One caller to WPR, a black woman, claimed that black men feel stalked by police, in her opinion. I wonder how much of that is racism, as she seemed to claim (and she was certainly more thoughtful on the subject than the caller who followed her), and how much of it was police training to note the unfamiliar. A police officer seems unlikely to stalk a black man the officer knows from non-unfriendly contacts. A police officer is trained to notice what does not fit, including who does not fit, which is why if you’re a young person out at night, you are more likely to see a police officer ask what you’re doing than if you’re, say, 50.

That also gets to a point about the divide between police and the people they’re sworn to protect, including at the cost of their own lives. One reason living in small towns is superior to urban areas is that you are much more likely to know your local police officers in contexts other than as I listed two paragraphs ago. Police officers I’ve known over the years include relatives, a former Boy Scoutmaster of mine, my daughter’s former softball coach, part of a local two-man guitar act, and, of course, parents of children our children’s ages. I probably know more police than the average person for professional reasons, but it never hurts, one way or another, to get to know police officers in a non-professional context.

Several columnists wrote about the Dallas police and its chief, including Radley Badko:

… one particularly unfortunate aspect of the murder of five Dallas police officers Thursday night is that the city’s police department is a national model for community policing. Chief David Brown, who took office in 2010, has implemented a host of policies to improve the department’s relationship with the people it serves, often sticking out his own neck and reputation in the process. At risk of stating the obvious, no sane person would argue that these murders would have been okay if they had occurred in a city with a less community-oriented police department. Nor am I suggesting that the killer or killers represent any legitimate faction of the police reform or racial justice movements. But because Dallas is grieving right now, and the rest of us with it, it’s worth pointing out that in its police department, the city has much for which to be proud.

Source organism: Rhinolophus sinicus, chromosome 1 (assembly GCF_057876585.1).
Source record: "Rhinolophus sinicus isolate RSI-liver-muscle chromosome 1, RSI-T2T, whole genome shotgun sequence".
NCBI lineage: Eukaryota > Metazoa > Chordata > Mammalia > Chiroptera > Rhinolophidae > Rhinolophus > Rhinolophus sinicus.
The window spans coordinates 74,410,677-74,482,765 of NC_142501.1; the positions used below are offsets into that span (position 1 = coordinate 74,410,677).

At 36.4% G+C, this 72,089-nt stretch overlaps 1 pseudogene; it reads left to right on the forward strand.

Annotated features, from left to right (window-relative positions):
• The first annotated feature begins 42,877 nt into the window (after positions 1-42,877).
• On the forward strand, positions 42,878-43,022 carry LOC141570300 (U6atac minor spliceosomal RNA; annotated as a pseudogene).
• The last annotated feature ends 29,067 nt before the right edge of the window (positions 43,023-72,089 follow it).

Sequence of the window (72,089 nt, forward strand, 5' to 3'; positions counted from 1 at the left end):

There are always calls for unity after events like Thursday’s, the largest one-day death of police officers since 9/11. Unity over the horror ends up disappearing when it’s time to figure out what to do about it. (And that’s preferable to disagreements over what the problems are, such as what’s caused the shrinkage of this country’s middle class.) Most people have not had repeated negative encounters with police, so most people may not think it’s a problem. Those protesting police forget that blacks dying at the hands of police are a minute percentage compared to the deaths of blacks at the hands of other blacks.